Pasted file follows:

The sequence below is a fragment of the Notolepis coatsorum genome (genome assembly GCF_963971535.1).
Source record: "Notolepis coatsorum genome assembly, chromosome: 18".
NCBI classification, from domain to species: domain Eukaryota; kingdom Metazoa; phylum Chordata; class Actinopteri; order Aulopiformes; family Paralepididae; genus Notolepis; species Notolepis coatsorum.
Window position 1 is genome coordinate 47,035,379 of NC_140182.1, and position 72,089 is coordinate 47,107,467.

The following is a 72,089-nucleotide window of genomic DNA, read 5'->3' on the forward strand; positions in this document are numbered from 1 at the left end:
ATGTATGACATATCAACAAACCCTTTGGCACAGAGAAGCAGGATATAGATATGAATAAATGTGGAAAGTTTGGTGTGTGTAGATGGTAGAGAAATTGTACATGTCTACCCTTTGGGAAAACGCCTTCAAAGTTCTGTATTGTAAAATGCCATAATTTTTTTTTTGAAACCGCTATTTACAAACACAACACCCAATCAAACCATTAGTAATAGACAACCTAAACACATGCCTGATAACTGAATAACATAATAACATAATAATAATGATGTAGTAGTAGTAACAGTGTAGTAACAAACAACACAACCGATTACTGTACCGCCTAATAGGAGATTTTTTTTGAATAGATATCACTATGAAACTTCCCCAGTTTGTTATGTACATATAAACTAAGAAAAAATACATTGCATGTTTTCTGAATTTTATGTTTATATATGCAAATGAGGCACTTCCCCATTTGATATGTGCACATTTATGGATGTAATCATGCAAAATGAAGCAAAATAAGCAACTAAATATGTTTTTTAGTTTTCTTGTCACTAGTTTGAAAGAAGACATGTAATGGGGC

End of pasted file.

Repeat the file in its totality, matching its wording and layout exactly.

The sequence below is a fragment of the Notolepis coatsorum genome (genome assembly GCF_963971535.1).
Source record: "Notolepis coatsorum genome assembly, chromosome: 18".
NCBI classification, from domain to species: domain Eukaryota; kingdom Metazoa; phylum Chordata; class Actinopteri; order Aulopiformes; family Paralepididae; genus Notolepis; species Notolepis coatsorum.
Window position 1 is genome coordinate 47,035,379 of NC_140182.1, and position 72,089 is coordinate 47,107,467.

The following is a 72,089-nucleotide window of genomic DNA, read 5'->3' on the forward strand; positions in this document are numbered from 1 at the left end:
ATGTATGACATATCAACAAACCCTTTGGCACAGAGAAGCAGGATATAGATATGAATAAATGTGGAAAGTTTGGTGTGTGTAGATGGTAGAGAAATTGTACATGTCTACCCTTTGGGAAAACGCCTTCAAAGTTCTGTATTGTAAAATGCCATAATTTTTTTTTTGAAACCGCTATTTACAAACACAACACCCAATCAAACCATTAGTAATAGACAACCTAAACACATGCCTGATAACTGAATAACATAATAACATAATAATAATGATGTAGTAGTAGTAACAGTGTAGTAACAAACAACACAACCGATTACTGTACCGCCTAATAGGAGATTTTTTTTGAATAGATATCACTATGAAACTTCCCCAGTTTGTTATGTACATATAAACTAAGAAAAAATACATTGCATGTTTTCTGAATTTTATGTTTATATATGCAAATGAGGCACTTCCCCATTTGATATGTGCACATTTATGGATGTAATCATGCAAAATGAAGCAAAATAAGCAACTAAATATGTTTTTTAGTTTTCTTGTCACTAGTTTGAAAGAAGACATGTAATGGGGC